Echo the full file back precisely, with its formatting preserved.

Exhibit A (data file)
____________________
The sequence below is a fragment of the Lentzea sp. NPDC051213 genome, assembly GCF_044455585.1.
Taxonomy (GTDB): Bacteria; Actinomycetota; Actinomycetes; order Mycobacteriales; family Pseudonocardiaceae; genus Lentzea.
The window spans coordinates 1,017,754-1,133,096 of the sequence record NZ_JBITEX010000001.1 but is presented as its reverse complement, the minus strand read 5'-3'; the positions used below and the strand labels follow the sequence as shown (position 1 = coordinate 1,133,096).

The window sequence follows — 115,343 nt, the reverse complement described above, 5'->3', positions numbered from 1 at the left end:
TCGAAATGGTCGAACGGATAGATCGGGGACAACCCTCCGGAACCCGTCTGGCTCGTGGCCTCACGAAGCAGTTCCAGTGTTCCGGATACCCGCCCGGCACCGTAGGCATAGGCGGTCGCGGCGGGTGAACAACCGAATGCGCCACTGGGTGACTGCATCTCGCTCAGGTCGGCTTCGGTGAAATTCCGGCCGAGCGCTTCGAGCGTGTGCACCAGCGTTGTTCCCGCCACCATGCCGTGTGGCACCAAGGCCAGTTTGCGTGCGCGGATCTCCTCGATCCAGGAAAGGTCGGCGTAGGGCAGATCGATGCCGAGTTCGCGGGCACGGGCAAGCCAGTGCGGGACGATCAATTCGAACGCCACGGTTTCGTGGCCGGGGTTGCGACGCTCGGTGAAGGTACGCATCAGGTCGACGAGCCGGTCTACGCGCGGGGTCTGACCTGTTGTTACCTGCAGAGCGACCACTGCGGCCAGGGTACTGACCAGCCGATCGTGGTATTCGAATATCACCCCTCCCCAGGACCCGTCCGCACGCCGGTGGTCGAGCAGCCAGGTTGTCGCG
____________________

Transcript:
The sequence below is a fragment of the Lentzea sp. NPDC051213 genome, assembly GCF_044455585.1.
Taxonomy (GTDB): Bacteria; Actinomycetota; Actinomycetes; order Mycobacteriales; family Pseudonocardiaceae; genus Lentzea.
The window spans coordinates 1,017,754-1,133,096 of the sequence record NZ_JBITEX010000001.1 but is presented as its reverse complement, the minus strand read 5'-3'; the positions used below and the strand labels follow the sequence as shown (position 1 = coordinate 1,133,096).

The window sequence follows — 115,343 nt, the reverse complement described above, 5'->3', positions numbered from 1 at the left end:
TCGAAATGGTCGAACGGATAGATCGGGGACAACCCTCCGGAACCCGTCTGGCTCGTGGCCTCACGAAGCAGTTCCAGTGTTCCGGATACCCGCCCGGCACCGTAGGCATAGGCGGTCGCGGCGGGTGAACAACCGAATGCGCCACTGGGTGACTGCATCTCGCTCAGGTCGGCTTCGGTGAAATTCCGGCCGAGCGCTTCGAGCGTGTGCACCAGCGTTGTTCCCGCCACCATGCCGTGTGGCACCAAGGCCAGTTTGCGTGCGCGGATCTCCTCGATCCAGGAAAGGTCGGCGTAGGGCAGATCGATGCCGAGTTCGCGGGCACGGGCAAGCCAGTGCGGGACGATCAATTCGAACGCCACGGTTTCGTGGCCGGGGTTGCGACGCTCGGTGAAGGTACGCATCAGGTCGACGAGCCGGTCTACGCGCGGGGTCTGACCTGTTGTTACCTGCAGAGCGACCACTGCGGCCAGGGTACTGACCAGCCGATCGTGGTATTCGAATATCACCCCTCCCCAGGACCCGTCCGCACGCCGGTGGTCGAGCAGCCAGGTTGTCGCG